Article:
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Author Topic: National parks and filming permits  (Read 3071 times)

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« on: October 22, 2016, 22:43 »
0
Do you apply for filming permits to film stock video in National parks around the world?

After reading some regulations, US parks already have a topic for stock video and photography.

Regulations for commercial filming are quite strict and fees pretty high.


alno

« Reply #1 on: October 23, 2016, 04:45 »
+1
Do you apply for filming permits to film stock video in National parks around the world?

After reading some regulations, US parks already have a topic for stock video and photography.

Regulations for commercial filming are quite strict and fees pretty high.

What's wrong with NOT asking permission in advance? Especially if you don't have 5 men crew and van full of drones and Reds.

« Reply #2 on: October 23, 2016, 09:04 »
+4
Do you apply for filming permits to film stock video in National parks around the world?

After reading some regulations, US parks already have a topic for stock video and photography.

Regulations for commercial filming are quite strict and fees pretty high.

What's wrong with NOT asking permission in advance? Especially if you don't have 5 men crew and van full of drones and Reds.

Nothing. But if you are a single contributor hoping to get a few sales from your work for a $23 commission and the permit costs $2 grand....well.  I wanted to shoot at Mauna Kea Observatory and looked into their shooting commercial permits. It would have cost me thousands in permitting to shoot stills or video. I told them that I was shooting where I might make 38 cents for a photo and $23 for a video, but they didn't care.  So, in the end, you really have to consider the cost of the permit, hopefully free but not always.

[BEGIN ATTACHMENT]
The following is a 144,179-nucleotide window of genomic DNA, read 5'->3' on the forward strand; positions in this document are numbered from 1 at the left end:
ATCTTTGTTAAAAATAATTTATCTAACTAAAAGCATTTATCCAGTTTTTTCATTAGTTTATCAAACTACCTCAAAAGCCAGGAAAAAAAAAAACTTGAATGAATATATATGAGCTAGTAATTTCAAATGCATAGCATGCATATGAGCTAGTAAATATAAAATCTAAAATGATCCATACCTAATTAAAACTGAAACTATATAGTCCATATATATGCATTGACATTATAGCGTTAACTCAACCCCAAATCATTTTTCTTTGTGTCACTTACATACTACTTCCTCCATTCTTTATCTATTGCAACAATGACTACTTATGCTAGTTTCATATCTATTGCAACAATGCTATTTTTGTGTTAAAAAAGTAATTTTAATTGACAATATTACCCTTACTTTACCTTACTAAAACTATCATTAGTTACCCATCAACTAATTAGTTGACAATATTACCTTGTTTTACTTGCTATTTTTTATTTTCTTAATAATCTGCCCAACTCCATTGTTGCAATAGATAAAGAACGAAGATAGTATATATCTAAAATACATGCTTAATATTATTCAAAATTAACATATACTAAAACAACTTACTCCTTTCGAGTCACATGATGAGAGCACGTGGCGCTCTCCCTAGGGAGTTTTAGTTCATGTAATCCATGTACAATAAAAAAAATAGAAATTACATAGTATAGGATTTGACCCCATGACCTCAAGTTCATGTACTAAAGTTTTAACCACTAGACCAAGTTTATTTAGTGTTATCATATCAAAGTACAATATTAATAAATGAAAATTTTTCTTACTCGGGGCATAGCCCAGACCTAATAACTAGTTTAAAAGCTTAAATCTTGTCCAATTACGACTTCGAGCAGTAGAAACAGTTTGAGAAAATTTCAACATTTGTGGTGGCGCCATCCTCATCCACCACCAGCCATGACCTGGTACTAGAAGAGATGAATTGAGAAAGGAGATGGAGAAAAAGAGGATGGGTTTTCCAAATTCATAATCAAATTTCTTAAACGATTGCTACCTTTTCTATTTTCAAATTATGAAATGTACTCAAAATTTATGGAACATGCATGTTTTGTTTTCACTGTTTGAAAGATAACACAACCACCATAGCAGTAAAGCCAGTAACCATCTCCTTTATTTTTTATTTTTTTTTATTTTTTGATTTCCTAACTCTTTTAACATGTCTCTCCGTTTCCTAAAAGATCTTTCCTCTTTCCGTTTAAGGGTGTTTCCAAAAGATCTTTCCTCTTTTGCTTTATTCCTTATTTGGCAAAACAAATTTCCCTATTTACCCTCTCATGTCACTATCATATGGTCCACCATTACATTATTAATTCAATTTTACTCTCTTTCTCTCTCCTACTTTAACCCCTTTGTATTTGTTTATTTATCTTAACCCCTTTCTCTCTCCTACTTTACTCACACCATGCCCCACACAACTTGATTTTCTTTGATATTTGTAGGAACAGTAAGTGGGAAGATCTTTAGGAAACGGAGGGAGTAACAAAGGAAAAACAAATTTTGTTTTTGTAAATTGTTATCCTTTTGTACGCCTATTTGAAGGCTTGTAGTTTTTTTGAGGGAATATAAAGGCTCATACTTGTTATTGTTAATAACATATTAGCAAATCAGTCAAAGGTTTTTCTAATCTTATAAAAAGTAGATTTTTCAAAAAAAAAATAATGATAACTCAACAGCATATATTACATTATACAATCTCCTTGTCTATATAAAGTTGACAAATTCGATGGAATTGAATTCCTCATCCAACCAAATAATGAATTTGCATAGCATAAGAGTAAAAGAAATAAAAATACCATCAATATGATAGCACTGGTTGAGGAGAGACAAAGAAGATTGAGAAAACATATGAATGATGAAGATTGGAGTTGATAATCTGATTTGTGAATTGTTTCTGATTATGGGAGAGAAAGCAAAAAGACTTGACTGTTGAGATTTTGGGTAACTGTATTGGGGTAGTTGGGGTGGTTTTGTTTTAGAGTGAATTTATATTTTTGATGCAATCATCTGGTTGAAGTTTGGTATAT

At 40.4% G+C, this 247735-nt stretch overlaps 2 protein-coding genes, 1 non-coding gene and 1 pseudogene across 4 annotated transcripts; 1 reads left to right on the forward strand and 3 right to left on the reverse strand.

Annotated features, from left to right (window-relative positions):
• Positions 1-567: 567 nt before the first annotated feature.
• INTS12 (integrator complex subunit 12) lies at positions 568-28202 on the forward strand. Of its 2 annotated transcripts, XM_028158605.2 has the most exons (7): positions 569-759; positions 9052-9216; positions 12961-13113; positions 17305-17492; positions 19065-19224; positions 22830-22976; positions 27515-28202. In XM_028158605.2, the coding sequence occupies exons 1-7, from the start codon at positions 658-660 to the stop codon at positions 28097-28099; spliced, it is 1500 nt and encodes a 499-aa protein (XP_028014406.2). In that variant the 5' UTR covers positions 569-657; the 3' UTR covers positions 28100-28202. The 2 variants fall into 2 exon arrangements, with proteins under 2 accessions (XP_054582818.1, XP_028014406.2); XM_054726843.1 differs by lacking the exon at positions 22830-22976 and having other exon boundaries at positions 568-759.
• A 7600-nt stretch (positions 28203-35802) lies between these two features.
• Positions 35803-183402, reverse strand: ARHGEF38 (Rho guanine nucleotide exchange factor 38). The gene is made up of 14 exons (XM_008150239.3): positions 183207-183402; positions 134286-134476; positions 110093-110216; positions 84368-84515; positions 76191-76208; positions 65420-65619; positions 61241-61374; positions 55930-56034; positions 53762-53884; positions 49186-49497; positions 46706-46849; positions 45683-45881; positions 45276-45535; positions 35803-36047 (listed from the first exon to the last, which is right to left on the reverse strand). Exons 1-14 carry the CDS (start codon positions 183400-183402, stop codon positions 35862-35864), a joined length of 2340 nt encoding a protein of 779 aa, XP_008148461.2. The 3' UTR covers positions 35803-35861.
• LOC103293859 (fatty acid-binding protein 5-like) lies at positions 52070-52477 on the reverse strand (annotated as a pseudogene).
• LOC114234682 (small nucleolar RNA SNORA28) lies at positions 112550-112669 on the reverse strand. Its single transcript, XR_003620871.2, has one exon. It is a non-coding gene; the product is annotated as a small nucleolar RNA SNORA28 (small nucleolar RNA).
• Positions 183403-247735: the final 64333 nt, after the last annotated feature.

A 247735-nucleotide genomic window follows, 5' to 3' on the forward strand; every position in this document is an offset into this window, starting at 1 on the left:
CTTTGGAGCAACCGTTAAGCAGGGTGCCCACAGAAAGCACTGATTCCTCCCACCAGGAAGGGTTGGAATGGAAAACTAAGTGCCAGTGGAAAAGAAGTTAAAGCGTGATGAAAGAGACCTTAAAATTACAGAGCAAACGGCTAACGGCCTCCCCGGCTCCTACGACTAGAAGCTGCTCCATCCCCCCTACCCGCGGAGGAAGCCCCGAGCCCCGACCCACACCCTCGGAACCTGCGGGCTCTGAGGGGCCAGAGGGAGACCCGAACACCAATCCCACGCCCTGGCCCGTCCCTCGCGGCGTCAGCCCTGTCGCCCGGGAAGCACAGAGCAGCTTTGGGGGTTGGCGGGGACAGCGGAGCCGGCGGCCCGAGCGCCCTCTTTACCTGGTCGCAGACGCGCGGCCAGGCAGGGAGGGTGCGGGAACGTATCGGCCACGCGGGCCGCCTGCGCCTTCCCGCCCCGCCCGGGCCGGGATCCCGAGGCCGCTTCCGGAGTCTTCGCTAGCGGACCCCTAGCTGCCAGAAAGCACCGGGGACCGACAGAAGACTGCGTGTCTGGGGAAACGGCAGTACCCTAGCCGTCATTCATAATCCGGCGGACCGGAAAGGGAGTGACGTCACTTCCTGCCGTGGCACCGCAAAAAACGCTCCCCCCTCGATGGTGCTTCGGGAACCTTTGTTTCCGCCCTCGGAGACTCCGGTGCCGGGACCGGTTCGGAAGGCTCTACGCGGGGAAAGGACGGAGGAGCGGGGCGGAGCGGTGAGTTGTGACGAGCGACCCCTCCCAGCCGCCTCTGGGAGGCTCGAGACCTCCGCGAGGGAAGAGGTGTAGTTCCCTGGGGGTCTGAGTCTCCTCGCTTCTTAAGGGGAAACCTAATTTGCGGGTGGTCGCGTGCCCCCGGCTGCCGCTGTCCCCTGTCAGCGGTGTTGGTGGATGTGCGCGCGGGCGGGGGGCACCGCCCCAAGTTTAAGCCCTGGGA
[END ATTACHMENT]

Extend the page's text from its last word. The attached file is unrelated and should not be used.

« Reply #3 on: October 23, 2016, 23:02 »
0
It is funny that you usually don't need a permit for photography, but if you press record on your DSLR, you need one and you are treated like a big production company with their own set.

« Reply #4 on: October 24, 2016, 08:46 »
+1
Every country has its own rules. In Brazil for example you CANNOT shoot commercial photos or videos of any kind without paying a fee and requesting a permit. Period.  :-\

In the US they worry about destruction of the park, so if you land there with models, props, a number of video cameras and ready for the show, you will be approached most likely and asked for a permit.

If you show up with your camera and take photos quietly and don't disturb, don't move things, don't put your tripod in the middle of the trail blocking people from walking etc, you will be fine.





Do you apply for filming permits to film stock video in National parks around the world?

After reading some regulations, US parks already have a topic for stock video and photography.

Regulations for commercial filming are quite strict and fees pretty high.

alno

« Reply #5 on: October 24, 2016, 09:18 »
+2
Every country has its own rules. In Brazil for example you CANNOT shoot commercial photos or videos of any kind without paying a fee and requesting a permit. Period.  :-\


How do they know a person shooting commercially for sure? There are too many rich amateurs carrying medium format cameras as well as there are numbers of stock agencies accepting and even welcoming mobile photography. Some travellers' Youtube channels can earn decent money with with views and ads only. There are too many relatively new ways of earning money, those 1960's regulations often seem really pathetic. Some time ago and maybe even now there were regulations in Moscow subway forbidding specificly video shooting. That's because of huge wooden tripod I guess :)

« Reply #6 on: October 25, 2016, 10:23 »
0
Nowdays you can easy shoot stock in the parks without getting asked what are you doing. With a small camera ofcourse.

But what happens when you upload this footage, can they hunt you down? Yellowstone for example has a strict policy about stock. They know a lot even about stock contracts. And there are other parks which don't know what stock is.

alno

« Reply #7 on: October 25, 2016, 12:16 »
0
Nowdays you can easy shoot stock in the parks without getting asked what are you doing. With a small camera ofcourse.

But what happens when you upload this footage, can they hunt you down? Yellowstone for example has a strict policy about stock. They know a lot even about stock contracts. And there are other parks which don't know what stock is.

Well, who are they finally to "hunt you down"? Common national parks or national security agencies? :)

« Reply #8 on: December 27, 2016, 02:43 »
0
deleted
« Last Edit: December 27, 2016, 02:47 by unnonimus »


 

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